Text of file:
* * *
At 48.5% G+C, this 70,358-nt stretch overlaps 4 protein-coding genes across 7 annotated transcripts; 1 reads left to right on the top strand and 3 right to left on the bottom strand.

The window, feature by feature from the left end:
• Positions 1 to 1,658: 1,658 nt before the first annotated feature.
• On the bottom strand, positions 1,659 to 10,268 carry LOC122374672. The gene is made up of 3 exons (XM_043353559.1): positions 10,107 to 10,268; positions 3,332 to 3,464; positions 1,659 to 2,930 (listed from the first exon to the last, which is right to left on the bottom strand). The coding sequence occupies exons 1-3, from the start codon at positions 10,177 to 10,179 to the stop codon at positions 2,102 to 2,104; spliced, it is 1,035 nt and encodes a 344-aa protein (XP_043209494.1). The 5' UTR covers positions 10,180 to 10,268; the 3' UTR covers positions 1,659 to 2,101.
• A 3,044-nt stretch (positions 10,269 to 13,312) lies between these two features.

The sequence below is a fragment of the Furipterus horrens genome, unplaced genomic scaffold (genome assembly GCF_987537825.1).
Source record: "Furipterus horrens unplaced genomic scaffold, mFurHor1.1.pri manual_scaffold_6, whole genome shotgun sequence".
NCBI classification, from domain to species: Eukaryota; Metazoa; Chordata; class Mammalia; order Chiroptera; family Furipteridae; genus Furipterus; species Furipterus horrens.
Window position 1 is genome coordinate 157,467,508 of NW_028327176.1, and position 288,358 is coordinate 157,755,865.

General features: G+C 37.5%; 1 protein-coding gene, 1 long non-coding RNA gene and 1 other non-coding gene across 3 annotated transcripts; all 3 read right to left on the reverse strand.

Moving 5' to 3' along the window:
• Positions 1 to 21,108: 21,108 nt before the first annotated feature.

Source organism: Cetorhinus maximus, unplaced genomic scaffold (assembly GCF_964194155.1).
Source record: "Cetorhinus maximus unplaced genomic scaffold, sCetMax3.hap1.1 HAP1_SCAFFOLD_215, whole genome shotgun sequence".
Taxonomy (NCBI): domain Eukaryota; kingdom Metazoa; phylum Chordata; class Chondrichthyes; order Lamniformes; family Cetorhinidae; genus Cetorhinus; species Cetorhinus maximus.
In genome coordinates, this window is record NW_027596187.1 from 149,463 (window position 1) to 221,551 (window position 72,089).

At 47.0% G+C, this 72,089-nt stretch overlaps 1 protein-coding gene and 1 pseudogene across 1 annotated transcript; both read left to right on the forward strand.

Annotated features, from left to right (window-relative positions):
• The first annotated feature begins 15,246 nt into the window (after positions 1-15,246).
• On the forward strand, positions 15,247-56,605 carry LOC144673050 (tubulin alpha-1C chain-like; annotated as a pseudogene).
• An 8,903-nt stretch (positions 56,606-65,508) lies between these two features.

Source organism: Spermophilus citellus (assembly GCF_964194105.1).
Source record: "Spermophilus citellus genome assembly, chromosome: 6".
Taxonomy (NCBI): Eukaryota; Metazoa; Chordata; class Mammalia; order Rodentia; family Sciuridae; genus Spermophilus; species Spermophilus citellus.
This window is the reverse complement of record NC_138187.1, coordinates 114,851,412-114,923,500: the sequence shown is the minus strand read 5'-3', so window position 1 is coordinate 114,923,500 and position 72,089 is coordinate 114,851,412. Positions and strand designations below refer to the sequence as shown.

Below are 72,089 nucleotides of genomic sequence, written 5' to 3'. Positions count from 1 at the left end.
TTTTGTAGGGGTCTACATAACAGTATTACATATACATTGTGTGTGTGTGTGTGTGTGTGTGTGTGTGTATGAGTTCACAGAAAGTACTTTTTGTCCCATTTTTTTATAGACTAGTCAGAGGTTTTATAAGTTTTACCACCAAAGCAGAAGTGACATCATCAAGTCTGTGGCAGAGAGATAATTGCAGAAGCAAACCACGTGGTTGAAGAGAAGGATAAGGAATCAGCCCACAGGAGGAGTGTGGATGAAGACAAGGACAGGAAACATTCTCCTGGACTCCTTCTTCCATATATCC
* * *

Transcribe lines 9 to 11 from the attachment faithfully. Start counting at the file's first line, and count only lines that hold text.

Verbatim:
Window position 1 is genome coordinate 157,467,508 of NW_028327176.1, and position 288,358 is coordinate 157,755,865.

General features: G+C 37.5%; 1 protein-coding gene, 1 long non-coding RNA gene and 1 other non-coding gene across 3 annotated transcripts; all 3 read right to left on the reverse strand.

Moving 5' to 3' along the window: